Carol Thompson, who has been working at Hope House for nearly two years, said she never knows what each day will bring.
At the long-term residential facility and substance abuse program for pregnant women and children up to age 13. Thompson is the therapeutic child-care specialist.
She is responsible for helping the children readjust to some sense of normalcy while their parents recover from addictions.
"Every day is different," Thompson said, sitting at a small table a few feet from her desk. With limited funding, the room serves as her office and the therapy room.
"One was having bad dreams every night, where this man kept trying to get him," she said. "Sometimes some come from school and snap. You just have to get them by themselves and talk."
In recognition of Children of Alcoholics Week, Feb. 13-19, Gerald Carrier, the executive director, wants residents to be aware that there are numerous children of substance abusers in the area.
The Wrightsboro Road facility is at capacity with seven women and 10 children, the majority of whose parents were referred from the Department of Family and Children Services, or are on probation and were recommended by the court, said Larry Mitchem, the clinical director. On the weekends, "considerably more" children are there visiting parents who haven't yet regained custody, Carrier said. Special treatment is needed so they can rebond with their mothers, he said.
"These kids have deep-rooted anger and resentment. This shows that the disease of addiction not only affects the person. The ones who suffer most are the children," said Dr. Carrier, who said he's seen many children benefit from seeing their mothers change their financial, educational and job situations during their yearlong stay at the place. "The (therapeutic child-care) program is a form of substance-abuse prevention since the children are at higher risk. The way to break the cycle is to start with the children."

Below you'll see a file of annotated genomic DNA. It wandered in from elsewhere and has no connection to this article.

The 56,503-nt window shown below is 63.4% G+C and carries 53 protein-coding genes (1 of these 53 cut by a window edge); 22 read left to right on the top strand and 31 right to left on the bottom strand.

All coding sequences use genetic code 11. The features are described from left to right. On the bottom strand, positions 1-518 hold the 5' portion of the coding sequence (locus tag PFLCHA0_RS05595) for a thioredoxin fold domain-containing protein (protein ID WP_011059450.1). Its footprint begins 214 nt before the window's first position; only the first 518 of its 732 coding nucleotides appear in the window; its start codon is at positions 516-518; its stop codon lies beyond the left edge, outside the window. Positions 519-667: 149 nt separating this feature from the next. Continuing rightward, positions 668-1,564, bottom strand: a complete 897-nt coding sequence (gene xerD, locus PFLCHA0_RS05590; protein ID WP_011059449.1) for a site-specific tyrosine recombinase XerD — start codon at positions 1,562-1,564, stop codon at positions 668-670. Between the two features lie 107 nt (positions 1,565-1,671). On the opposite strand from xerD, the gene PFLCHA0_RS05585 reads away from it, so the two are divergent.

Because the organization is the only residential treatment facility in the 13-county area that allows the children to stay during treatment of the women, there are 28 to 30 women on the waiting list on any given day, Carrier said.
"And the sad part is that when we can't take them, you lose them. They go back to their old way, which hurts the kids," he said.
When the children, some of whom come from foster care or have been living from place to place, arrive, Thompson said, she gives them psychological testing. She then comes up with service plansdepending on the need of the child, she said. Parent-child therapy also is done.
"They arrive quiet, scared, angry, emotionally disturbed and scarred. Some of them have to regain their trust in the parent," Thompson said. "But it doesn't take long for them to come around because they get structure."
She's had her share of struggles, particularly in trying to rebuild relationships with the mothers.
She's seen one toddler who cried every night for six months straight when his mother got a night job, fearing she wouldn't return for him.
There's also been a 12-year-old boy who cared for his younger siblings for so long he'd become "used to being a parent," Thompson said.
"I had to tell him he didn't have to tell them it was time for a bath or to put on their shoes. He's learning to enjoy being a kid," she said.
She said everything is done to make life easier for the children, including having them catch the school bus down the street with other neighborhood children so they won't be teased, and taking parents to parent-teacher conferences so the children won't feel left out.
Thompson said by the time the children leave, she sees vast improvements in their attitudes, grades and in their mothers' parenting skills. She longs for the day when there can be more space at the facility.
"The parents need help because it (drug and alcohol addiction) is a disease," she said.
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